Many years ago, our family relocated from Fort Worth to Chapel Hill. I drove Interstate 40 across the beautiful state of Tennessee three times. While staying halfway in Nashville, I noticed signs for the Hermitage, the home of Andrew Jackson, just east of the city. So this time, I vowed to stop…And I was glad I did.
Jackson was a self-made man who found a calling within the Tennessee National Guard. He then gained noteriety as the commanding General at the Battle Of New Orleans. His movement into politics culminated with election as the seventh U. S. President. Jackson was known as the President of the common people, and anyone who was a fan of The West Wing remembers the stories of Jackson’s “ block of cheese,” that prompted people to visit the White House and mingle with their elected officials.
Jackson’s home was a working plantation. Prior to his presidency, the home was a simple two-story block of a home. Upon his return, wings on either side and the pillar facade were added. Similarly to other presidential estates, Jackson built a library to host important guests, read current newspapers, and write correspondence. These guests entered only by invitation and through their own door into the office. The other wing was used for the business of running the plantation.
Andrew Jackson remained a man of the people in retirement…He and his wife had constant visitors and rarely dined alone. The dining room had a table for 12, but could easily be expanded to 25. “The General,” the title he preferred, dined at the middle of the table, so I can sit next to women on both sides. But I thought this was another example of Jackson’s fondness for being surrounded by “ the people.”
There is much discussion during the tour about the slaves that worked the plantation. Jackson was a staunch Unionist, and deflected all discussion of secession during his tenure…However, hundreds of slaves worked the plantation in very difficult life conditions. One of the pics above is the grave of the General’s house slave, who was later freed and worked about 40 acres of the plantation until his death. He asked to be buried adjacent to General Jackson and was granted his wish.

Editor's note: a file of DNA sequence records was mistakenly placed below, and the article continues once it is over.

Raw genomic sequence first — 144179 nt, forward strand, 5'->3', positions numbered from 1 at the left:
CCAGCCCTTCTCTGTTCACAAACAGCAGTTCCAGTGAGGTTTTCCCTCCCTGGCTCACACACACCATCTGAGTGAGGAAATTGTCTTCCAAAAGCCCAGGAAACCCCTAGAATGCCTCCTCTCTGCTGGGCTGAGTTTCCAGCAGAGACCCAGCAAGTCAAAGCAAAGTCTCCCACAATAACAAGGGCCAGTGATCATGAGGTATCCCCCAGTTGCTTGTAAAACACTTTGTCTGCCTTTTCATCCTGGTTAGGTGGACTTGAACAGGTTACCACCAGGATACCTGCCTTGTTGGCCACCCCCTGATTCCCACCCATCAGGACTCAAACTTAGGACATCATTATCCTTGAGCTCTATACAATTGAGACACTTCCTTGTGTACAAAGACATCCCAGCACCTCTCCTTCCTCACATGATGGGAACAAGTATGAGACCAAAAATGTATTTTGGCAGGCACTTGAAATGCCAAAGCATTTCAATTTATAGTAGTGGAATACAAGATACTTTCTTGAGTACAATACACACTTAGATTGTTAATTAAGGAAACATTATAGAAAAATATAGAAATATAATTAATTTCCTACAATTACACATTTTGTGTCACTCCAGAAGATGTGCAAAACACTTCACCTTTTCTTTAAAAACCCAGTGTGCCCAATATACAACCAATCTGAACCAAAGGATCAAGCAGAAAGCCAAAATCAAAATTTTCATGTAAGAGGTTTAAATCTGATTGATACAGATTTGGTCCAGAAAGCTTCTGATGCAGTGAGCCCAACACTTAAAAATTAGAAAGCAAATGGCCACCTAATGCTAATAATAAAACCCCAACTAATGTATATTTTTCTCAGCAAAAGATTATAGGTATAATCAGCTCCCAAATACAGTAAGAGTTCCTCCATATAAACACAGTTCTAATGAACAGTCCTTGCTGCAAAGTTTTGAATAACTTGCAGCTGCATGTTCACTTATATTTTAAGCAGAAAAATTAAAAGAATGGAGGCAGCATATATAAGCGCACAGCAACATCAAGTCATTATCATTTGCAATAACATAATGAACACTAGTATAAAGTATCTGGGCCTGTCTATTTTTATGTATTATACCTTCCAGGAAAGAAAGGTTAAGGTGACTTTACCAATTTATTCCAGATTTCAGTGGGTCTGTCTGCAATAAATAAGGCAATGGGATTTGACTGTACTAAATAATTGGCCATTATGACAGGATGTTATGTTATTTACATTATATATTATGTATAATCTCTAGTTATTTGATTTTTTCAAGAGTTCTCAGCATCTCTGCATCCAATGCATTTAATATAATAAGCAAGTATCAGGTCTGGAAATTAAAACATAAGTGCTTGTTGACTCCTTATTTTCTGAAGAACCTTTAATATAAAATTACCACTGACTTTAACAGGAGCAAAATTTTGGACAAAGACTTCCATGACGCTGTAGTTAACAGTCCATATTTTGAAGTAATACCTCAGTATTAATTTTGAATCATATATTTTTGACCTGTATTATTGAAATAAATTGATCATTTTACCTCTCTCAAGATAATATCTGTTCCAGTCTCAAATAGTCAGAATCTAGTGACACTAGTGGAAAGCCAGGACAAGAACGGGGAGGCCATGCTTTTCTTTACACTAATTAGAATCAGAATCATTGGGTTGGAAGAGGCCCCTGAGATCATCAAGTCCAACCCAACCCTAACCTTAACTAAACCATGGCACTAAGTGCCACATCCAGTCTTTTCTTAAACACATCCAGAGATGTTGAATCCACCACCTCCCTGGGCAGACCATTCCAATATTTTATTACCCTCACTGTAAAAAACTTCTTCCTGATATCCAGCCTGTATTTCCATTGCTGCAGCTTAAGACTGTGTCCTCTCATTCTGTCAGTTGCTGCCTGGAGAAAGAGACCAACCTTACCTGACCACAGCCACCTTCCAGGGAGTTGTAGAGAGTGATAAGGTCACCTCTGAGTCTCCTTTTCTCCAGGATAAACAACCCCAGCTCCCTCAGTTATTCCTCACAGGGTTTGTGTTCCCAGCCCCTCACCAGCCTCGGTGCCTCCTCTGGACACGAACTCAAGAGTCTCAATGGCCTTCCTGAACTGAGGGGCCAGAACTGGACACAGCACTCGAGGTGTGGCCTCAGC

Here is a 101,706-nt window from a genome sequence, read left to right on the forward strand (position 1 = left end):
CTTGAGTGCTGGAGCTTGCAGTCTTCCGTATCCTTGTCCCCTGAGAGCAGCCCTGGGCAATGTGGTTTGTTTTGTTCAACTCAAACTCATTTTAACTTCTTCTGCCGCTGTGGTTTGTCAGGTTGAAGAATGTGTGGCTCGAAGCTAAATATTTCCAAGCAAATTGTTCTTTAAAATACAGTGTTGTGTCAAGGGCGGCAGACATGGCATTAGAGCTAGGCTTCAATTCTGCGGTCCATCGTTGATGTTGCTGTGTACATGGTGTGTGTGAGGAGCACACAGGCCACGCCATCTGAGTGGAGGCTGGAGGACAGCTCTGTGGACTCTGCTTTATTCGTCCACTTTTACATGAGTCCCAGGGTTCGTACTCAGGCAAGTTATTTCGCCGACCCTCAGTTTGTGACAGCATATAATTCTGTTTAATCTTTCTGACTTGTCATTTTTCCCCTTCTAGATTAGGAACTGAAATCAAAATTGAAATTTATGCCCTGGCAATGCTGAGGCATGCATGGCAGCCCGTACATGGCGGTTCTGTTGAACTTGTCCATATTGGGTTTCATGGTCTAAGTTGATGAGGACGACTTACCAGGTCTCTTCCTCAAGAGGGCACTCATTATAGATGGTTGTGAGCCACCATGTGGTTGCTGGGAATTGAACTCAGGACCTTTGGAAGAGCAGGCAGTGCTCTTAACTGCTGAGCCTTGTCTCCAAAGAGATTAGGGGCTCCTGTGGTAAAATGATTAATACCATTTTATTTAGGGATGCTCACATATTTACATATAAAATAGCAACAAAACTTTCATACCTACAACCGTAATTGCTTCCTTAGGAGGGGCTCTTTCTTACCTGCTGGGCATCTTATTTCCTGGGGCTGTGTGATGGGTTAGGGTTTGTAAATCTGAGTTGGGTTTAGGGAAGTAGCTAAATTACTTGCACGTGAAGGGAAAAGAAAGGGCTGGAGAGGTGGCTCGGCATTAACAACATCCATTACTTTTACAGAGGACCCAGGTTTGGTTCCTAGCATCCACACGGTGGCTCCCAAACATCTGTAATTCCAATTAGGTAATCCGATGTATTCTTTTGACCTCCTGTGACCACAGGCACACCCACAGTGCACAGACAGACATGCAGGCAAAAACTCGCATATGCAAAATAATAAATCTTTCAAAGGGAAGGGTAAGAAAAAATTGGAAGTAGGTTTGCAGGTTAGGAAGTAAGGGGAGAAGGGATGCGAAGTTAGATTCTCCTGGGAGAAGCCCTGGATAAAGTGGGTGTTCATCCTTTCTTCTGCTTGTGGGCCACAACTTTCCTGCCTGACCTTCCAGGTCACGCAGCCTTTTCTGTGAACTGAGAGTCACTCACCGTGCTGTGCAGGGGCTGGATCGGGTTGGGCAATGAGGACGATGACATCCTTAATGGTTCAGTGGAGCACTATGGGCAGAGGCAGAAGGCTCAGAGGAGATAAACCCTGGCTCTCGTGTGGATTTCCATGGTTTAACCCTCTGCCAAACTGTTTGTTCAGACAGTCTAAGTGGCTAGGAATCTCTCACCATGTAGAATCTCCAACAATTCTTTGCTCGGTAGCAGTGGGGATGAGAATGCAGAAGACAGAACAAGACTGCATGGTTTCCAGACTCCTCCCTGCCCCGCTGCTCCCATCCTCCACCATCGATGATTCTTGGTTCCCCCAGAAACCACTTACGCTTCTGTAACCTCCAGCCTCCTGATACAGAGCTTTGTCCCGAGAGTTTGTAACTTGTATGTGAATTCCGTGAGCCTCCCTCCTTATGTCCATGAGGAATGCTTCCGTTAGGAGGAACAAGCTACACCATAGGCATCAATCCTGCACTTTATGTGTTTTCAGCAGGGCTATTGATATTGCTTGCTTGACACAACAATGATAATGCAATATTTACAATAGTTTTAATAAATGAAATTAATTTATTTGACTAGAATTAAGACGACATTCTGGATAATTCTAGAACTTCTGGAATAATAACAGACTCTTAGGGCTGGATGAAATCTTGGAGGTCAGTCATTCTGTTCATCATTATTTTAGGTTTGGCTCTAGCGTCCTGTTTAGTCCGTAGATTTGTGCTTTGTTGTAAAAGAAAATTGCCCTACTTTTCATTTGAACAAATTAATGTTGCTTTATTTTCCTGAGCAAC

This tour, as was also the case at Monticello, not only allows the visitor to tour a residence, but also provides glimpses of the man who guided the growth of our country for a brief historical span… A Visit well worth the time if you are passing through Tennesse.
After leaving Nashville, I continued down I-40 to Greensboro, NC and north to DC. There, I picked up my granddaughter, Amelia, and visited Mount Vernon, the estate of our first President, George Washington. Mount Vernon was actually the estate of Grorge’s brother, Lawrence. General Washington acquired it in 1754, after his service in the French & Indian War. We all know he was pressed back into service, and Mount Vernon became his retirement home, once again, in 1797. Similar to Jackson, the Washingtons expanded the home and oversaw a working plantation. In fact, Mount Vernon was one of four agricultural farms under their ownership. The plantations were worked by slaves, the majority freed at Martha’s death. A couple of interesting points: George maintained a lawn at the entrance…While commonplace today, lawns in the 1700s were a serious status symbol…George didn’t have any power mowers. The other really cool feature of Mount Vernon is it’s location…The pic above shows the view out the back porch of the Patomic River…Absolutely stunning!!! The Washingtons strove for self sufficiency…Martha believed that the greatest thing about living in the country was the growing of vegetables. They didn’t quite make it to full independence as George’s three attempts at starting a winery failed. One more interesting tidbit, the film telling the story of their romance showed Martha continuously beating George at Chess.
Mount Vernon is a little more understated than the Hermitage or Monticello, but the Visitor’s Center requires hours to do it right
So two Presidential residences in three days…It’s good to be retired!!!